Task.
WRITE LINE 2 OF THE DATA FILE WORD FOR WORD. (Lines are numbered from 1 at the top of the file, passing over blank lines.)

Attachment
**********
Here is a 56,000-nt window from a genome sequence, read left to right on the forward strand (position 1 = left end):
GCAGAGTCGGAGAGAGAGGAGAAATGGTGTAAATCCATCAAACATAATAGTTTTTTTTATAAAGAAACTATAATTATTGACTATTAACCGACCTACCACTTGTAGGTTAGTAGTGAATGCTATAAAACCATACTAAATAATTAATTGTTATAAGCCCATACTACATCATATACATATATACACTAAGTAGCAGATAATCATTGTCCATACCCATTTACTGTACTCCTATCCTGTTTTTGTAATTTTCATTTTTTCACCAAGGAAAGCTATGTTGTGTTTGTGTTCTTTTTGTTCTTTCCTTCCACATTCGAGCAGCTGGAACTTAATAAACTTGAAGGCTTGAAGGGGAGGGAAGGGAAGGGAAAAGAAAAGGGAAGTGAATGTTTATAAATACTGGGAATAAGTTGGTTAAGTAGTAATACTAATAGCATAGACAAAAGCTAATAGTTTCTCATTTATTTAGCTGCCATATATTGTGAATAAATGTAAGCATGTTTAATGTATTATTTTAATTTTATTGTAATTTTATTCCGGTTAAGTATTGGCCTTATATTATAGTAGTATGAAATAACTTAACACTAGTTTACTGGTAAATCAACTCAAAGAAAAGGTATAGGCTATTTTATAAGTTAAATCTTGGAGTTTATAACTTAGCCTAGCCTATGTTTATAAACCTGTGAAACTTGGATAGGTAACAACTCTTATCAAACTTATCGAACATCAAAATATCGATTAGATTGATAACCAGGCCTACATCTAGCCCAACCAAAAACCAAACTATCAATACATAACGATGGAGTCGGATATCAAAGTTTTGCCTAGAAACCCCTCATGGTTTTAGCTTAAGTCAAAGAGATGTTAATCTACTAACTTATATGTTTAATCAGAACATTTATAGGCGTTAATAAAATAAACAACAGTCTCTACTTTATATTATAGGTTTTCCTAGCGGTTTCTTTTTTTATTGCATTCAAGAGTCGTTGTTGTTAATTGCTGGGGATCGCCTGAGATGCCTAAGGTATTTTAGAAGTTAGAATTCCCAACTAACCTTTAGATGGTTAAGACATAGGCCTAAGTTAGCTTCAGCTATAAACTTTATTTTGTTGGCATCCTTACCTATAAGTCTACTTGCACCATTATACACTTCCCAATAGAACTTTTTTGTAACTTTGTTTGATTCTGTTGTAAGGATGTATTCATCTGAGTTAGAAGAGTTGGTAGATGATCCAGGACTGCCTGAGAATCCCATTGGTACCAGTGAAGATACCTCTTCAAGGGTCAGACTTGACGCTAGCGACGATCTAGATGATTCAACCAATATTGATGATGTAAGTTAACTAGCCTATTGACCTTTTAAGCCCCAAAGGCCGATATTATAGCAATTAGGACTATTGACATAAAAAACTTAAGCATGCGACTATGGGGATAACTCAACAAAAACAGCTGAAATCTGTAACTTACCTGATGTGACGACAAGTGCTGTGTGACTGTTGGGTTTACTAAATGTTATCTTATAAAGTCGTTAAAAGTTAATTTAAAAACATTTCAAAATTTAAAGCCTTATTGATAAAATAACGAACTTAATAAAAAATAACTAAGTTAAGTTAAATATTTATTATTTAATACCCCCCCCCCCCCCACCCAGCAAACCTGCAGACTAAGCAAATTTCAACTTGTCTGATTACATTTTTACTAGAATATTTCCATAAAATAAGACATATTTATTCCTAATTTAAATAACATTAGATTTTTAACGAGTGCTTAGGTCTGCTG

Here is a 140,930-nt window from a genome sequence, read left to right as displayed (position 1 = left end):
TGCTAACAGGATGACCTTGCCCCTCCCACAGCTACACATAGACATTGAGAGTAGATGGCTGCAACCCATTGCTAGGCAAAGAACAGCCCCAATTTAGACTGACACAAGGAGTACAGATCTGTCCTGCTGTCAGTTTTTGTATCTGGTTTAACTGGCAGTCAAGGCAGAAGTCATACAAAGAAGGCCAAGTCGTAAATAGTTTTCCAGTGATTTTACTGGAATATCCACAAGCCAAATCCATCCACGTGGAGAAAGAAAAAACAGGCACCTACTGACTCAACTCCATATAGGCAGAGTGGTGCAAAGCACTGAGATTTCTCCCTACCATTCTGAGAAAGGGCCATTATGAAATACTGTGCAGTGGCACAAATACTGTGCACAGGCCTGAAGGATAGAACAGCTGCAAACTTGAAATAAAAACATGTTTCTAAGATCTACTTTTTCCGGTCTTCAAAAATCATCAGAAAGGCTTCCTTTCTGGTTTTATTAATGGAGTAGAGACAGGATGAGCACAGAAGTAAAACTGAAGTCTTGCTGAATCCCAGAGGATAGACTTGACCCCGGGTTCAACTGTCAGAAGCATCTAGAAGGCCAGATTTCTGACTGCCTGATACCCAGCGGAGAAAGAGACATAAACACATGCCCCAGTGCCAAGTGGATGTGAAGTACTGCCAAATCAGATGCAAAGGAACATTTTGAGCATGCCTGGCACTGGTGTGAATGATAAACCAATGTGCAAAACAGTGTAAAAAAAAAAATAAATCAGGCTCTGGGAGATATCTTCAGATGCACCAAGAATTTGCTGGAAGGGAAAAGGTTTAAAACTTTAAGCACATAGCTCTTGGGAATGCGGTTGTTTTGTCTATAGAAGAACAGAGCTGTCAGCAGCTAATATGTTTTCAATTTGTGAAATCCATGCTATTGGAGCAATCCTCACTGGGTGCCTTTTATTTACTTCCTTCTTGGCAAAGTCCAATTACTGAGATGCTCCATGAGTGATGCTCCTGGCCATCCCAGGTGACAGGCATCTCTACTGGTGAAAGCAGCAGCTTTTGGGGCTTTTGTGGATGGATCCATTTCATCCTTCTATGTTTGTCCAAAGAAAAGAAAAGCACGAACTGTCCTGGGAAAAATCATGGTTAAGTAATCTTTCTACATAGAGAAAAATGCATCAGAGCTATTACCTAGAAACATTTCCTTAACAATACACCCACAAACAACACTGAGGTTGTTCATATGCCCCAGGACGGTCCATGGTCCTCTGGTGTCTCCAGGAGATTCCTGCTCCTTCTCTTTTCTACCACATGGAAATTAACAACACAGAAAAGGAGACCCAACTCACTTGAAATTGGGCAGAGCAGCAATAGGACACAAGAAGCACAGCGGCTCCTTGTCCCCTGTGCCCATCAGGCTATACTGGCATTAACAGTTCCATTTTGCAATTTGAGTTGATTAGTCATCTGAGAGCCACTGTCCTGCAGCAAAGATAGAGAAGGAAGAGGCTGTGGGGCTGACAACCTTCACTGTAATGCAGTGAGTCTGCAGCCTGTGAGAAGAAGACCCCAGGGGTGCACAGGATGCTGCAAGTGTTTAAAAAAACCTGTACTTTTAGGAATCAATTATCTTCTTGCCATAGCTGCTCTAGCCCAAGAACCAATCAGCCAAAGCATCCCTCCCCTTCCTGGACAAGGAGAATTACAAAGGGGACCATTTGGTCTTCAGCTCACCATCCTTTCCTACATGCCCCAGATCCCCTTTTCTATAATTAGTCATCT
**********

GCAGAGTCGGAGAGAGAGGAGAAATGGTGTAAATCCATCAAACATAATAGTTTTTTTTATAAAGAAACTATAATTATTGACTATTAACCGACCTACCACTTGTAGGTTAGTAGTGAATGCTATAAAACCATACTAAATAATTAATTGTTATAAGCCCATACTACATCATATACATATATACACTAAGTAGCAGATAATCATTGTCCATACCCATTTACTGTACTCCTATCCTGTTTTTGTAATTTTCATTTTTTCACCAAGGAAAGCTATGTTGTGTTTGTGTTCTTTTTGTTCTTTCCTTCCACATTCGAGCAGCTGGAACTTAATAAACTTGAAGGCTTGAAGGGGAGGGAAGGGAAGGGAAAAGAAAAGGGAAGTGAATGTTTATAAATACTGGGAATAAGTTGGTTAAGTAGTAATACTAATAGCATAGACAAAAGCTAATAGTTTCTCATTTATTTAGCTGCCATATATTGTGAATAAATGTAAGCATGTTTAATGTATTATTTTAATTTTATTGTAATTTTATTCCGGTTAAGTATTGGCCTTATATTATAGTAGTATGAAATAACTTAACACTAGTTTACTGGTAAATCAACTCAAAGAAAAGGTATAGGCTATTTTATAAGTTAAATCTTGGAGTTTATAACTTAGCCTAGCCTATGTTTATAAACCTGTGAAACTTGGATAGGTAACAACTCTTATCAAACTTATCGAACATCAAAATATCGATTAGATTGATAACCAGGCCTACATCTAGCCCAACCAAAAACCAAACTATCAATACATAACGATGGAGTCGGATATCAAAGTTTTGCCTAGAAACCCCTCATGGTTTTAGCTTAAGTCAAAGAGATGTTAATCTACTAACTTATATGTTTAATCAGAACATTTATAGGCGTTAATAAAATAAACAACAGTCTCTACTTTATATTATAGGTTTTCCTAGCGGTTTCTTTTTTTATTGCATTCAAGAGTCGTTGTTGTTAATTGCTGGGGATCGCCTGAGATGCCTAAGGTATTTTAGAAGTTAGAATTCCCAACTAACCTTTAGATGGTTAAGACATAGGCCTAAGTTAGCTTCAGCTATAAACTTTATTTTGTTGGCATCCTTACCTATAAGTCTACTTGCACCATTATACACTTCCCAATAGAACTTTTTTGTAACTTTGTTTGATTCTGTTGTAAGGATGTATTCATCTGAGTTAGAAGAGTTGGTAGATGATCCAGGACTGCCTGAGAATCCCATTGGTACCAGTGAAGATACCTCTTCAAGGGTCAGACTTGACGCTAGCGACGATCTAGATGATTCAACCAATATTGATGATGTAAGTTAACTAGCCTATTGACCTTTTAAGCCCCAAAGGCCGATATTATAGCAATTAGGACTATTGACATAAAAAACTTAAGCATGCGACTATGGGGATAACTCAACAAAAACAGCTGAAATCTGTAACTTACCTGATGTGACGACAAGTGCTGTGTGACTGTTGGGTTTACTAAATGTTATCTTATAAAGTCGTTAAAAGTTAATTTAAAAACATTTCAAAATTTAAAGCCTTATTGATAAAATAACGAACTTAATAAAAAATAACTAAGTTAAGTTAAATATTTATTATTTAATACCCCCCCCCCCCCCACCCAGCAAACCTGCAGACTAAGCAAATTTCAACTTGTCTGATTACATTTTTACTAGAATATTTCCATAAAATAAGACATATTTATTCCTAATTTAAATAACATTAGATTTTTAACGAGTGCTTAGGTCTGCTG